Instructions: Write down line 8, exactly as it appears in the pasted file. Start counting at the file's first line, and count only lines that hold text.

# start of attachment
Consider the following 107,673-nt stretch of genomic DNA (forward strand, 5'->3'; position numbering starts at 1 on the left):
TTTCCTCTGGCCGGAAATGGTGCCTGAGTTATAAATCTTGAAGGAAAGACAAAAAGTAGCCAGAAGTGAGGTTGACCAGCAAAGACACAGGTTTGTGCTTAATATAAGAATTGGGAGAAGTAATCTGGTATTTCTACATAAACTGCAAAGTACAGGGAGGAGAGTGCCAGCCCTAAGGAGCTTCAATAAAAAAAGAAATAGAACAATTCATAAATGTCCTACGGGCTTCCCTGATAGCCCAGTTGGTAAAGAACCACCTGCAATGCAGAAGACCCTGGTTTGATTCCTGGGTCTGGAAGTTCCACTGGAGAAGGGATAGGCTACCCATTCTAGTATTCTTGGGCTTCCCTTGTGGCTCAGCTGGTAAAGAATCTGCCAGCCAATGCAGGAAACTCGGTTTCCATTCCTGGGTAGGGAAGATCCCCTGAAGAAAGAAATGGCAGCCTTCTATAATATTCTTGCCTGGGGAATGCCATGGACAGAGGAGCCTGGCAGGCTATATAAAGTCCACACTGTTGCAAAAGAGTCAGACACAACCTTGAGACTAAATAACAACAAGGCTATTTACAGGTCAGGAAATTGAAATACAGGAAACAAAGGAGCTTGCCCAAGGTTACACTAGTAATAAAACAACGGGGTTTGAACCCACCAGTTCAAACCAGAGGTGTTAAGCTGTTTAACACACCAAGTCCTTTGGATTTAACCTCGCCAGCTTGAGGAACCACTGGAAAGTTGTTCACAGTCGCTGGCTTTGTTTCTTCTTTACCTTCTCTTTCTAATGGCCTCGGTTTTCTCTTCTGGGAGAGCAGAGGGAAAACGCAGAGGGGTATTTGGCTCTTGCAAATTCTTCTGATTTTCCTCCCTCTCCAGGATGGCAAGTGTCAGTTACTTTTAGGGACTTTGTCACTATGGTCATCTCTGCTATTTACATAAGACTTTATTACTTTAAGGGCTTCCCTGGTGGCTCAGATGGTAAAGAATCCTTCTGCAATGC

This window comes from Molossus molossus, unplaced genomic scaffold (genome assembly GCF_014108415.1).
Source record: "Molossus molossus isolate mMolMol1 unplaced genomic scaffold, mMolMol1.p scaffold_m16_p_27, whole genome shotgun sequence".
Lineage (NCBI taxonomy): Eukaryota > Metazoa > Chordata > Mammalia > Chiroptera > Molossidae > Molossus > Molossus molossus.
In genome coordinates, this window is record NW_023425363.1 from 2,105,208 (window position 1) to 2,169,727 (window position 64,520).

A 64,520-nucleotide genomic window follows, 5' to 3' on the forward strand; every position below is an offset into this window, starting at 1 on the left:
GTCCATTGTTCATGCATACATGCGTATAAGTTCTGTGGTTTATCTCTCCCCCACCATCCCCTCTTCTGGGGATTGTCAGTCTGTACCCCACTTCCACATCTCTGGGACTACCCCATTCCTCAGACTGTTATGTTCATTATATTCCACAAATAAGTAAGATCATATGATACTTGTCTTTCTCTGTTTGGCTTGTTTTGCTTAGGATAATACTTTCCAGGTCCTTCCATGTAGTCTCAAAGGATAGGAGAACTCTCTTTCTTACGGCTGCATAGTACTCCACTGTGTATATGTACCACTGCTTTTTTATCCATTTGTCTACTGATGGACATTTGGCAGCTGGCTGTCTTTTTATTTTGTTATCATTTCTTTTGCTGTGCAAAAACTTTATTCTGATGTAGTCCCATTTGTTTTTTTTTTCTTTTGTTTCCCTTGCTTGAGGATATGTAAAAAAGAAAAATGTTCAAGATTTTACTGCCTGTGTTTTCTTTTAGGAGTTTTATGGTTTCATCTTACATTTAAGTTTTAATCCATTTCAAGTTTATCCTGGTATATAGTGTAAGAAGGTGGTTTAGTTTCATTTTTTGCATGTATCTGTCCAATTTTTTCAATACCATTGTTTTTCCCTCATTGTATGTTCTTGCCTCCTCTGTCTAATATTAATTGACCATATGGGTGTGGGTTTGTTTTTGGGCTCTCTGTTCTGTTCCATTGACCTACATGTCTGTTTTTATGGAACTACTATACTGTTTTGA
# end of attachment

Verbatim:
GTCCATTGTTCATGCATACATGCGTATAAGTTCTGTGGTTTATCTCTCCCCCACCATCCCCTCTTCTGGGGATTGTCAGTCTGTACCCCACTTCCACATCTCTGGGACTACCCCATTCCTCAGACTGTTATGTTCATTATATTCCACAAATAAGTAAGATCATATGATACTTGTCTTTCTCTGTTTGGCTTGTTTTGCTTAGGATAATACTTTCCAGGTCCTTCCATGTAGTCTCAAAGGATAGGAGAACTCTCTTTCTTACGGCTGCATAGTACTCCACTGTGTATATGTACCACTGCTTTTTTATCCATTTGTCTACTGATGGACATTTGGCAGCTGGCTGTCTTTTTATTTTGTTATCATTTCTTTTGCTGTGCAAAAACTTTATTCTGATGTAGTCCCATTTGTTTTTTTTTTCTTTTGTTTCCCTTGCTTGAGGATATGTAAAAAAGAAAAATGTTCAAGATTTTACTGCCTGTGTTTTCTTTTAGGAGTTTTATGGTTTCATCTTACATTTAAGTTTTAATCCATTTCAAGTTTATCCTGGTATATAGTGTAAGAAGGTGGTTTAGTTTCATTTTTTGCATGTATCTGTCCAATTTTTTCAATACCATTGTTTTTCCCTCATTGTATGTTCTTGCCTCCTCTGTCTAATATTAATTGACCATATGGGTGTGGGTTTGTTTTTGGGCTCTCTGTTCTGTTCCATTGACCTACATGTCTGTTTTTATGGAACTACTATACTGTTTTGA